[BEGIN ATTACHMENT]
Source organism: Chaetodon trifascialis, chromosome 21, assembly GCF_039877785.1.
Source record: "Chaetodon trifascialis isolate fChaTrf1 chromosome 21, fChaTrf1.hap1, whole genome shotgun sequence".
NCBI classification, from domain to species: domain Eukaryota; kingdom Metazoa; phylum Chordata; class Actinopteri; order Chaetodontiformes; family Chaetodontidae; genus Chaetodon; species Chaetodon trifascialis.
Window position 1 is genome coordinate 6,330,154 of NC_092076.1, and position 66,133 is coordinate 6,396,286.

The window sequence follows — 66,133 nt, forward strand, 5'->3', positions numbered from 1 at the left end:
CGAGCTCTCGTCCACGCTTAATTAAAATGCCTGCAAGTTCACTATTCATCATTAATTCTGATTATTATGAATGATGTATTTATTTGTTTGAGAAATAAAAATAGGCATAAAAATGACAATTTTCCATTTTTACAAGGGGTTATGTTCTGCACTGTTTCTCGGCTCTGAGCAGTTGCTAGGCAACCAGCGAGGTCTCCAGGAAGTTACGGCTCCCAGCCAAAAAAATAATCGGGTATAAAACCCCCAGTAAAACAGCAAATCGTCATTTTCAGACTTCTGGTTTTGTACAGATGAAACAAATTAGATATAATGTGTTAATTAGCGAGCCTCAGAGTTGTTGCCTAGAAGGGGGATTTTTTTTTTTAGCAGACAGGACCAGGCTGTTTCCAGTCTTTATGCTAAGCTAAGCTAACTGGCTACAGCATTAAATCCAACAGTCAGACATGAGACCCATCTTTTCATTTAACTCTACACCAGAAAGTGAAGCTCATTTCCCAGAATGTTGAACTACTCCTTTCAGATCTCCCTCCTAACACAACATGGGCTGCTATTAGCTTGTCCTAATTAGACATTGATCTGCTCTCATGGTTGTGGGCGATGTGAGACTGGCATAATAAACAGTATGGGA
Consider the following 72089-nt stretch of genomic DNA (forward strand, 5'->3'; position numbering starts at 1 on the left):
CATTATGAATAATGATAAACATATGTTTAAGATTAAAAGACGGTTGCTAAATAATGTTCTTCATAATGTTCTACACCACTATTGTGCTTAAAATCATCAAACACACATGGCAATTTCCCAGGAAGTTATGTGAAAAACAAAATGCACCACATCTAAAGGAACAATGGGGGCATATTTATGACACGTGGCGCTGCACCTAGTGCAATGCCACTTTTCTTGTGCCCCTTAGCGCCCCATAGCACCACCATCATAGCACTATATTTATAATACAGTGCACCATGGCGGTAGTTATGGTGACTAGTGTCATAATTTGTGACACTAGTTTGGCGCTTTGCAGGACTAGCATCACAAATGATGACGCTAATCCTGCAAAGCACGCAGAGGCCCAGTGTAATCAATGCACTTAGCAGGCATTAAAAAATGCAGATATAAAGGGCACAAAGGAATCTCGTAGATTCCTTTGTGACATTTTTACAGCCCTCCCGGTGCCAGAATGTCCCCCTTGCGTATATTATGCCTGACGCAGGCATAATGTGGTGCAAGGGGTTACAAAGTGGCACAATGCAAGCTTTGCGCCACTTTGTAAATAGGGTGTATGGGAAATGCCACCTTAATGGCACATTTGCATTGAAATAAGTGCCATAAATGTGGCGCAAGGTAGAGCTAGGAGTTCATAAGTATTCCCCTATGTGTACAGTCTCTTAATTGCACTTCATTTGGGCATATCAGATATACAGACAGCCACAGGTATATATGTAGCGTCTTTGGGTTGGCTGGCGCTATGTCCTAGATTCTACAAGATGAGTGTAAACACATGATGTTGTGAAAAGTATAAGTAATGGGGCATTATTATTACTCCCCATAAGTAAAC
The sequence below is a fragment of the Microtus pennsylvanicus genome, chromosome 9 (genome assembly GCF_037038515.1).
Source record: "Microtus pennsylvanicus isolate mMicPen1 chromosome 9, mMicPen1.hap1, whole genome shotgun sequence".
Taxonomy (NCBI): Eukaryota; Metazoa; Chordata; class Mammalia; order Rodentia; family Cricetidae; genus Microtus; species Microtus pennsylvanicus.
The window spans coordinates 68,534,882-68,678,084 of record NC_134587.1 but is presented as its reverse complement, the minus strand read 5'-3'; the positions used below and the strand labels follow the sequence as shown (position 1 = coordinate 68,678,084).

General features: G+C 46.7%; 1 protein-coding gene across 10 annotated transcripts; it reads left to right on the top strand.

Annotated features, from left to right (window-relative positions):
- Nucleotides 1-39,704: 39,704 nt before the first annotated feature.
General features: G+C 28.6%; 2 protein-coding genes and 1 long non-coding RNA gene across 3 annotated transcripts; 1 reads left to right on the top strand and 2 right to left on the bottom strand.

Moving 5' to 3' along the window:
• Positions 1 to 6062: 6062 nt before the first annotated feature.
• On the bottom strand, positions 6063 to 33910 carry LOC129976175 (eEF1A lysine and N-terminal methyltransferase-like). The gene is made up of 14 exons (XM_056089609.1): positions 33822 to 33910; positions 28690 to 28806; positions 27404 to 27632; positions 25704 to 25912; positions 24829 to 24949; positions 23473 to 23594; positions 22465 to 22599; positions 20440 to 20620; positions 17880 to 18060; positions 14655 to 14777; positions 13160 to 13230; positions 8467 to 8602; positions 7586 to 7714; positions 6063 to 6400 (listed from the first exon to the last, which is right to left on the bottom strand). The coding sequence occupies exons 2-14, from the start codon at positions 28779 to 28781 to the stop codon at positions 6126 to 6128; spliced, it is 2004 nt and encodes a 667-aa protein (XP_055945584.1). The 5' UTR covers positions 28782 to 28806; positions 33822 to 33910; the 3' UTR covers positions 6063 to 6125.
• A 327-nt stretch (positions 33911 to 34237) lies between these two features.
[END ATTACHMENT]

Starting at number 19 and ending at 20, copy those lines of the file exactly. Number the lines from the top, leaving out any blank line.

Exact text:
• On the bottom strand, positions 6063 to 33910 carry LOC129976175 (eEF1A lysine and N-terminal methyltransferase-like). The gene is made up of 14 exons (XM_056089609.1): positions 33822 to 33910; positions 28690 to 28806; positions 27404 to 27632; positions 25704 to 25912; positions 24829 to 24949; positions 23473 to 23594; positions 22465 to 22599; positions 20440 to 20620; positions 17880 to 18060; positions 14655 to 14777; positions 13160 to 13230; positions 8467 to 8602; positions 7586 to 7714; positions 6063 to 6400 (listed from the first exon to the last, which is right to left on the bottom strand). The coding sequence occupies exons 2-14, from the start codon at positions 28779 to 28781 to the stop codon at positions 6126 to 6128; spliced, it is 2004 nt and encodes a 667-aa protein (XP_055945584.1). The 5' UTR covers positions 28782 to 28806; positions 33822 to 33910; the 3' UTR covers positions 6063 to 6125.
• A 327-nt stretch (positions 33911 to 34237) lies between these two features.